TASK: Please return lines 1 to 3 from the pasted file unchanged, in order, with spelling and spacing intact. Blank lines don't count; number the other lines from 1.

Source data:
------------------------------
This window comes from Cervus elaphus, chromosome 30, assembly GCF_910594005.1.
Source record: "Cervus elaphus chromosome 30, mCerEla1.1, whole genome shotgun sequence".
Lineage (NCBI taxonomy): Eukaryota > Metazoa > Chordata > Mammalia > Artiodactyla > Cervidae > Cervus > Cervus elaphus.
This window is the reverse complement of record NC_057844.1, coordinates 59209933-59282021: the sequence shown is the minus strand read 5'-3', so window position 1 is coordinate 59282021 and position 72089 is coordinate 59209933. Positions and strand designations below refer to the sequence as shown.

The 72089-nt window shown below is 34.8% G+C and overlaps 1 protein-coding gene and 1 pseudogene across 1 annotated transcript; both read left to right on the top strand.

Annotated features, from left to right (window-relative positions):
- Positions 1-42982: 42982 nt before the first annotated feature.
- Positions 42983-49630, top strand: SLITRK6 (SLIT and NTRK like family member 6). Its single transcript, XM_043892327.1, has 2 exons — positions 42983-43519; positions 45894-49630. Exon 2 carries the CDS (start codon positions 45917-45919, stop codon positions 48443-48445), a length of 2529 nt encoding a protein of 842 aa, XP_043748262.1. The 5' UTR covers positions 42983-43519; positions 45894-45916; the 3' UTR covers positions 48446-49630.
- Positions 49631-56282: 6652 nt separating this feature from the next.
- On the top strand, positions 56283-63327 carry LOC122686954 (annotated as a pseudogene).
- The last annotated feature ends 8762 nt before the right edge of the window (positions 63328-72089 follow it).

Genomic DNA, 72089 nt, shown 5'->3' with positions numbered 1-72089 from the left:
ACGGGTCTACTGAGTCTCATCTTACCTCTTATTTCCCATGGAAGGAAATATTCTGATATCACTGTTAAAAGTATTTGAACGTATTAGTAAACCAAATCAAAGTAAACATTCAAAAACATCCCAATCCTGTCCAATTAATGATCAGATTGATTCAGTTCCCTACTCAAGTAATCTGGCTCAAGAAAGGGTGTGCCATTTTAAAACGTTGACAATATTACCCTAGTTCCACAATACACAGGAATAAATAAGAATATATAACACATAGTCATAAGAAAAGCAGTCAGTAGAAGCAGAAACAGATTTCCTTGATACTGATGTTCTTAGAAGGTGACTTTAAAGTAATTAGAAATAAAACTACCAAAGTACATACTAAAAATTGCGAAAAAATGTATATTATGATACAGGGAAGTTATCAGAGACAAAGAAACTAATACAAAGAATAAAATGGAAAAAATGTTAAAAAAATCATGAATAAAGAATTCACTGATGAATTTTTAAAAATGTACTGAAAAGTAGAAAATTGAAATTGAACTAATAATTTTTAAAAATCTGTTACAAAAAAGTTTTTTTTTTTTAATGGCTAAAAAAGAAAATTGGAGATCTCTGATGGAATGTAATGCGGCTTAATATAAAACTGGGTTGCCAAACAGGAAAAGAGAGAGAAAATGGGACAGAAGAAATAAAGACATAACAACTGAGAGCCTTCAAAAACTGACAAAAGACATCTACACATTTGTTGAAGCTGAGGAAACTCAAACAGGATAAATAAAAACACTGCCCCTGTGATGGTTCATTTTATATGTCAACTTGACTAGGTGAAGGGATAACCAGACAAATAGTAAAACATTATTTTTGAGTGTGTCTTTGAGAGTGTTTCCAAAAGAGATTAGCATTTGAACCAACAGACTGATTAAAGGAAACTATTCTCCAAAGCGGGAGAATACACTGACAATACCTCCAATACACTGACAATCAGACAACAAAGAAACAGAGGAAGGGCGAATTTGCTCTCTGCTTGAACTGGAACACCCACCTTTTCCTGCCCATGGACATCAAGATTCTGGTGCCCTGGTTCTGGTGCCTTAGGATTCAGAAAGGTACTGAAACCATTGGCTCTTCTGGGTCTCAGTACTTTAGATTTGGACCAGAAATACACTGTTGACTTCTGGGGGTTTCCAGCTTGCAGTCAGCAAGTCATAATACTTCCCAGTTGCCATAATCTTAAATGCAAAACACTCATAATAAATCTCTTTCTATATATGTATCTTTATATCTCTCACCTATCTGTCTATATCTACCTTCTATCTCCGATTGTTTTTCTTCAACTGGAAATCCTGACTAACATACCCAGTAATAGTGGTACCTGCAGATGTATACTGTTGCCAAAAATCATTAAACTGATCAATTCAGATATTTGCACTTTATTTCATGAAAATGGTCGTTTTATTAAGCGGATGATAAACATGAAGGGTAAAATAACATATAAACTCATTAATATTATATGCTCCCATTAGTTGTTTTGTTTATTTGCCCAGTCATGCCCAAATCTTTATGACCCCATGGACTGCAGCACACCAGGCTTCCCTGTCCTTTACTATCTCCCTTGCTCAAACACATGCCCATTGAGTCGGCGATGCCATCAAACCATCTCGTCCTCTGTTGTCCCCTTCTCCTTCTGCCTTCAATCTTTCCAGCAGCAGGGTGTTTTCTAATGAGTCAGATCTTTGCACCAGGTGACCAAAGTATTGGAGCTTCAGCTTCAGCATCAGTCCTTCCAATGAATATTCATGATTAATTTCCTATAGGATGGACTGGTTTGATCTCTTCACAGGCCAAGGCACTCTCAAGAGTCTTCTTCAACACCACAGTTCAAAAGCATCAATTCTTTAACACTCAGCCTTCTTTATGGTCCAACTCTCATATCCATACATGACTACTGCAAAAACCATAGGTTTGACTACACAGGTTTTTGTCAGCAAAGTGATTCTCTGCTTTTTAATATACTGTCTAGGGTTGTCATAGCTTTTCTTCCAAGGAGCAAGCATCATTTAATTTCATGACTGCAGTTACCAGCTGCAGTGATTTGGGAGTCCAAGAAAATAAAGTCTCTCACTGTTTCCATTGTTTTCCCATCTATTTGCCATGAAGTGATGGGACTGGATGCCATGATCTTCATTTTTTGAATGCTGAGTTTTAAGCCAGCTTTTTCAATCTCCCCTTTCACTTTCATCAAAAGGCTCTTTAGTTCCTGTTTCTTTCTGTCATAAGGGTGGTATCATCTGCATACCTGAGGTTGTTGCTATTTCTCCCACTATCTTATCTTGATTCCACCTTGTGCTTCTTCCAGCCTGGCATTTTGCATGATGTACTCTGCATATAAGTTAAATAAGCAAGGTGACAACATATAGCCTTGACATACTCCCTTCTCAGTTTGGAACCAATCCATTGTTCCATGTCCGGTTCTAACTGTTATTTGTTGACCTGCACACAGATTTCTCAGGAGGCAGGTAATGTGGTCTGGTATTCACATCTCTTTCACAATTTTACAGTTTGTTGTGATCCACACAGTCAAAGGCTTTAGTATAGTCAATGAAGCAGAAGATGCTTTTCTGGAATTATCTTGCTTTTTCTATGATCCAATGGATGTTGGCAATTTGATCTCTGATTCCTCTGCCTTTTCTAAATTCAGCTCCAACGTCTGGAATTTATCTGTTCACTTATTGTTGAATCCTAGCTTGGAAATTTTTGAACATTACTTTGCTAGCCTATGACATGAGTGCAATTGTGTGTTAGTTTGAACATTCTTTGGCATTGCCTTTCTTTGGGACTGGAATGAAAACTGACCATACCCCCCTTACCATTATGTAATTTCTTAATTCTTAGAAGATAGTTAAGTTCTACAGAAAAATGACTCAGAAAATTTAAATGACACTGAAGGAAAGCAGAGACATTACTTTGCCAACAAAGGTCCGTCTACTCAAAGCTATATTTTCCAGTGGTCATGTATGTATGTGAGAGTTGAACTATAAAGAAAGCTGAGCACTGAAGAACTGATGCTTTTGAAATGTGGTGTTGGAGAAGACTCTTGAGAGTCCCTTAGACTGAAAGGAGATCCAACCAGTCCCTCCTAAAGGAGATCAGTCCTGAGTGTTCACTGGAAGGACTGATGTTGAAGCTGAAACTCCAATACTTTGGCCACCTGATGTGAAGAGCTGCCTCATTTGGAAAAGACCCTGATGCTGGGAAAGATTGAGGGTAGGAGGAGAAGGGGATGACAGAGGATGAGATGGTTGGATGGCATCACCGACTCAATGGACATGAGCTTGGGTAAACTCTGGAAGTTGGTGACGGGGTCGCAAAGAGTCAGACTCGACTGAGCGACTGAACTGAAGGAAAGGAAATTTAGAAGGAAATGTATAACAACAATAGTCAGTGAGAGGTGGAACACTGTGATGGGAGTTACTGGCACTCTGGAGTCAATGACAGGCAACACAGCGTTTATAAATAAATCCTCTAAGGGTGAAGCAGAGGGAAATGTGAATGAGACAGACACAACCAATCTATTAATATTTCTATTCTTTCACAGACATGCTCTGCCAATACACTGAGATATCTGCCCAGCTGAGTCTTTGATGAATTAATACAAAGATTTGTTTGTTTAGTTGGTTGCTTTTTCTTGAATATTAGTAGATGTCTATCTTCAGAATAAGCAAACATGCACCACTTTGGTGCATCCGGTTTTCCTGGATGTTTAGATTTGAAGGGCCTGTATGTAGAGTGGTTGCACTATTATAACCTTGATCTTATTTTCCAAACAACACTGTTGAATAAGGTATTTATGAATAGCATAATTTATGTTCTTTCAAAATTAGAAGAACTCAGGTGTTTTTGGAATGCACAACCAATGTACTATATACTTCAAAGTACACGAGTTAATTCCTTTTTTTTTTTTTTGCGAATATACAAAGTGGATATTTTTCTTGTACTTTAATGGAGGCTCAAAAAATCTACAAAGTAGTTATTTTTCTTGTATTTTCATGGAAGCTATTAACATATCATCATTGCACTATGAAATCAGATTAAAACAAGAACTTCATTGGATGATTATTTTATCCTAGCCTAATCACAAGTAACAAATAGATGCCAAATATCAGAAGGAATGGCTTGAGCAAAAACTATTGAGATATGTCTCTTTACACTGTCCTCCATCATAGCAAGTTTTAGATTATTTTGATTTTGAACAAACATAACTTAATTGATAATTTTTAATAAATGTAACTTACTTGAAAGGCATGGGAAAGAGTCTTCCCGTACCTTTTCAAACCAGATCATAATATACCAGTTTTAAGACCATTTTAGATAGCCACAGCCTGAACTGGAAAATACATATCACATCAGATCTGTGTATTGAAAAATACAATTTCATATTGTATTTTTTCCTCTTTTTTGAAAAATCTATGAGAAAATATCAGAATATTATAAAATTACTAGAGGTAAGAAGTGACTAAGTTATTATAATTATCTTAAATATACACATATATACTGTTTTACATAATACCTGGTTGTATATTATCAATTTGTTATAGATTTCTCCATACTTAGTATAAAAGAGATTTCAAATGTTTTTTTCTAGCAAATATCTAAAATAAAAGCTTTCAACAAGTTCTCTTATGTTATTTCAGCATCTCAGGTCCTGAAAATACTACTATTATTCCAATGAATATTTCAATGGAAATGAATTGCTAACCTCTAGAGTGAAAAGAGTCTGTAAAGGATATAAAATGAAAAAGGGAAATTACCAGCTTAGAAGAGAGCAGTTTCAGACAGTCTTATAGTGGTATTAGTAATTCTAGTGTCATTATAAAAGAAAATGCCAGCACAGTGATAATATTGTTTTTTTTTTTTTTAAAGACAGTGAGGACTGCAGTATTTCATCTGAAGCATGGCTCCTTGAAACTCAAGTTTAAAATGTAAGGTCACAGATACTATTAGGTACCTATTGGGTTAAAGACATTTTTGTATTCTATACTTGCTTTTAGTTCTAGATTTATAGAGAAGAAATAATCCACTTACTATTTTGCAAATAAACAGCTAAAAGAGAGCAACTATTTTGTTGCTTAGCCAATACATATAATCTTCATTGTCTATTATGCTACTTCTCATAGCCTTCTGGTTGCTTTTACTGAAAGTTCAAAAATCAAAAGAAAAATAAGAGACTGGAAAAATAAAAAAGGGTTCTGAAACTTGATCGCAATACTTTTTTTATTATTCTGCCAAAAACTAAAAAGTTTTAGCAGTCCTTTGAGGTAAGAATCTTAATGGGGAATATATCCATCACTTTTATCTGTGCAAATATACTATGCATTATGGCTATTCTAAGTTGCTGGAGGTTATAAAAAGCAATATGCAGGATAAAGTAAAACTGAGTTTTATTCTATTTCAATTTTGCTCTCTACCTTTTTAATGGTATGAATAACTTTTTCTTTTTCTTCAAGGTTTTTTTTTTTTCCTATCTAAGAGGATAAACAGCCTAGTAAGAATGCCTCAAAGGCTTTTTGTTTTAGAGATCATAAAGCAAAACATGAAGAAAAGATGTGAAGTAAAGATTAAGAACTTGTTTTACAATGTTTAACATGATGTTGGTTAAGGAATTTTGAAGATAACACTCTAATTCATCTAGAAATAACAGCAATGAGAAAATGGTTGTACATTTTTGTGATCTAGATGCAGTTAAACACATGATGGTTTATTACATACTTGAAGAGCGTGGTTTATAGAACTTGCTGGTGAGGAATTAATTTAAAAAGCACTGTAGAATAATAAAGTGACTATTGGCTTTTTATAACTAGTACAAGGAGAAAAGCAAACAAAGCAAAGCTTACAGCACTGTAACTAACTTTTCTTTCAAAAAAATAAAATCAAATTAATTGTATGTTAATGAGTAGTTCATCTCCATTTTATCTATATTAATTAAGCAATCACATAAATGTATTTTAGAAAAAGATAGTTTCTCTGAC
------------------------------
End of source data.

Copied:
This window comes from Cervus elaphus, chromosome 30, assembly GCF_910594005.1.
Source record: "Cervus elaphus chromosome 30, mCerEla1.1, whole genome shotgun sequence".
Lineage (NCBI taxonomy): Eukaryota > Metazoa > Chordata > Mammalia > Artiodactyla > Cervidae > Cervus > Cervus elaphus.